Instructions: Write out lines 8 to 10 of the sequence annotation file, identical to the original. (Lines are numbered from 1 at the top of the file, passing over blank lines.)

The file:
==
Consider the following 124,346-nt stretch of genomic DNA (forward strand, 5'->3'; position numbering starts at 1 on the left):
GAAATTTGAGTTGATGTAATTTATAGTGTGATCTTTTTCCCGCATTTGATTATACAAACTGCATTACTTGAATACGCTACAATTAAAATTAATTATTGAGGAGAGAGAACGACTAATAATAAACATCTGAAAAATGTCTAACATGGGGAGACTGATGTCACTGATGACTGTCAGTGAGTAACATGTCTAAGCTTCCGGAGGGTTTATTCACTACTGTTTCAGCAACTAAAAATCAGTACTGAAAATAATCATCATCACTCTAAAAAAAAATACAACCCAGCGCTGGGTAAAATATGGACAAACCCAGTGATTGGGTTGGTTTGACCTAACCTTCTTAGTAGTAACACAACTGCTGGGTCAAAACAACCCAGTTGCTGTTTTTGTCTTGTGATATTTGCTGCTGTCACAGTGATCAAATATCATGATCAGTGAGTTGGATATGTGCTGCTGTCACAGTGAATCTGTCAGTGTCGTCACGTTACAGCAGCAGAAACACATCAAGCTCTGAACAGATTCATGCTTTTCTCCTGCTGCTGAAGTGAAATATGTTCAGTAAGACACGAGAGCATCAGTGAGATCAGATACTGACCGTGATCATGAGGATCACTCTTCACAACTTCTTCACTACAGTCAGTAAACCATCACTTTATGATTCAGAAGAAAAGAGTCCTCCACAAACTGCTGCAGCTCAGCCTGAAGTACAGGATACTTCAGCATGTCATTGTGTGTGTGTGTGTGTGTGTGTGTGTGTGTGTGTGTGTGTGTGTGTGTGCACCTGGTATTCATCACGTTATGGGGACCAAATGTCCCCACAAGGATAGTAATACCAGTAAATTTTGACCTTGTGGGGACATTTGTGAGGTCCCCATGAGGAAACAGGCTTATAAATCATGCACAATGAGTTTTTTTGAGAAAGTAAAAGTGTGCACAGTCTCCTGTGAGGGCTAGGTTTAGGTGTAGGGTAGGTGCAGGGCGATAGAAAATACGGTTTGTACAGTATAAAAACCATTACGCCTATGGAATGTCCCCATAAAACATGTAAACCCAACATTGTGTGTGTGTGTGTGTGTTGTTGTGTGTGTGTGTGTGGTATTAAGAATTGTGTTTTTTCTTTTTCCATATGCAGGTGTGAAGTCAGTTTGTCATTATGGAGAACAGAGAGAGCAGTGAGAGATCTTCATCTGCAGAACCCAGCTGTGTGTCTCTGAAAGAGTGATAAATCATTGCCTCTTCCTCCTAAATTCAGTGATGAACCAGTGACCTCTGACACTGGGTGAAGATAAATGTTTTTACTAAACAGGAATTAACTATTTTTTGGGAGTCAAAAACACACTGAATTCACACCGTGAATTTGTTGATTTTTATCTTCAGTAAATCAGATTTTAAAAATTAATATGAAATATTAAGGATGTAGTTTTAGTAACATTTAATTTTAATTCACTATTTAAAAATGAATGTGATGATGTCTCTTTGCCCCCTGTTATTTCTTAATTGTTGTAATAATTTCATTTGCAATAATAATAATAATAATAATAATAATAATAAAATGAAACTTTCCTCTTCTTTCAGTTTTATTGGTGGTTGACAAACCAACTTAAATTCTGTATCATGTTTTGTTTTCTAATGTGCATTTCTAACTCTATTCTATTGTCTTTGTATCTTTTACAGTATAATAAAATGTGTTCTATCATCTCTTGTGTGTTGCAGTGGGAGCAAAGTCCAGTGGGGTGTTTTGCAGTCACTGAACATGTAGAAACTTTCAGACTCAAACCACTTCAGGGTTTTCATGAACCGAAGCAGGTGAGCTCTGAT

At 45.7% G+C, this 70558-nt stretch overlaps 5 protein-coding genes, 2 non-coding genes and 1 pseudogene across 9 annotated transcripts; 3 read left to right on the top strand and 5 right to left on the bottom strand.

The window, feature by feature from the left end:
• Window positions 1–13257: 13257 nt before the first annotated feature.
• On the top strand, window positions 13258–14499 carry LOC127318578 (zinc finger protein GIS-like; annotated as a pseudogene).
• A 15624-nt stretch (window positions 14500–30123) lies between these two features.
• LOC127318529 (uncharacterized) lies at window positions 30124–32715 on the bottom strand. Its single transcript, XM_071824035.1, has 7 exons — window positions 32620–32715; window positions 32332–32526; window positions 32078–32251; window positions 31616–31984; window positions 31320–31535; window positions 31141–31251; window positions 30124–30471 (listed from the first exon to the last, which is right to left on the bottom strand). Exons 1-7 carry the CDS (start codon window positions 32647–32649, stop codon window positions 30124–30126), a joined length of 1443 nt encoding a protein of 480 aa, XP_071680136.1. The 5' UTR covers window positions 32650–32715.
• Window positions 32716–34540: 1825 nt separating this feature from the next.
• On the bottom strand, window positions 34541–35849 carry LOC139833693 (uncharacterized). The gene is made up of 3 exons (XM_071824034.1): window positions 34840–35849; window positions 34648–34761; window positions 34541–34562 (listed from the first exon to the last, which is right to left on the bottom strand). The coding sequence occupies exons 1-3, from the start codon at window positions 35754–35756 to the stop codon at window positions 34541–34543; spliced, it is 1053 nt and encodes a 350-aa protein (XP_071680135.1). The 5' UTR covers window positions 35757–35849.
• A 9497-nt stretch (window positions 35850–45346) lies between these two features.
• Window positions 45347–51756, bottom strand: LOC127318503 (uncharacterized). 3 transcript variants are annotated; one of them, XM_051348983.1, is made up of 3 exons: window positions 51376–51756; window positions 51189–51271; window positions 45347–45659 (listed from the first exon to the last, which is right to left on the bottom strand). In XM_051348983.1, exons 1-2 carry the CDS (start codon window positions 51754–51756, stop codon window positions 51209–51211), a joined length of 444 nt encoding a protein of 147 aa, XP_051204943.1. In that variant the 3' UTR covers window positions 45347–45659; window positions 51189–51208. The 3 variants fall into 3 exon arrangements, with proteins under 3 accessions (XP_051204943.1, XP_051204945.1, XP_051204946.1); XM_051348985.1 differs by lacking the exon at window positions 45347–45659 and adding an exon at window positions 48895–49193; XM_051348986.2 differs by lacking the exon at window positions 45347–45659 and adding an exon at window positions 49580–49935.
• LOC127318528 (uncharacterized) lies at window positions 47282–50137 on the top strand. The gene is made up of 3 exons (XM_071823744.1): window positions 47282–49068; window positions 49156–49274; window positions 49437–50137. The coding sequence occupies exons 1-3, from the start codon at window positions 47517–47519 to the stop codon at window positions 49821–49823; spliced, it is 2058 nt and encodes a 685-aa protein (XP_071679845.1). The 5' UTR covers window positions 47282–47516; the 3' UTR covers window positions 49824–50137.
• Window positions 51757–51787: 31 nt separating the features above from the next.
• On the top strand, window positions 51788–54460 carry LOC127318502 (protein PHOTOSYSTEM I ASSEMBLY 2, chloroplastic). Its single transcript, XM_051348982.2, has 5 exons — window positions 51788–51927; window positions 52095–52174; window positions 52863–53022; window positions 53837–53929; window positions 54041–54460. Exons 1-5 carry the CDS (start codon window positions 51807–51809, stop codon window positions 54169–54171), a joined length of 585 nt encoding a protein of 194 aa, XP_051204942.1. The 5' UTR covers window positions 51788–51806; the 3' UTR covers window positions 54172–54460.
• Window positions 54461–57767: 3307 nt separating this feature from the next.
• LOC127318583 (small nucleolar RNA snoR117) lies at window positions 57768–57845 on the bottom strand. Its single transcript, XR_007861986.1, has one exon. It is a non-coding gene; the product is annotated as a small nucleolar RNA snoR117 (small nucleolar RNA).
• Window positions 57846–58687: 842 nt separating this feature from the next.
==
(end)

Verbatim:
• LOC127318529 (uncharacterized) lies at window positions 30124–32715 on the bottom strand. Its single transcript, XM_071824035.1, has 7 exons — window positions 32620–32715; window positions 32332–32526; window positions 32078–32251; window positions 31616–31984; window positions 31320–31535; window positions 31141–31251; window positions 30124–30471 (listed from the first exon to the last, which is right to left on the bottom strand). Exons 1-7 carry the CDS (start codon window positions 32647–32649, stop codon window positions 30124–30126), a joined length of 1443 nt encoding a protein of 480 aa, XP_071680136.1. The 5' UTR covers window positions 32650–32715.
• Window positions 32716–34540: 1825 nt separating this feature from the next.
• On the bottom strand, window positions 34541–35849 carry LOC139833693 (uncharacterized). The gene is made up of 3 exons (XM_071824034.1): window positions 34840–35849; window positions 34648–34761; window positions 34541–34562 (listed from the first exon to the last, which is right to left on the bottom strand). The coding sequence occupies exons 1-3, from the start codon at window positions 35754–35756 to the stop codon at window positions 34541–34543; spliced, it is 1053 nt and encodes a 350-aa protein (XP_071680135.1). The 5' UTR covers window positions 35757–35849.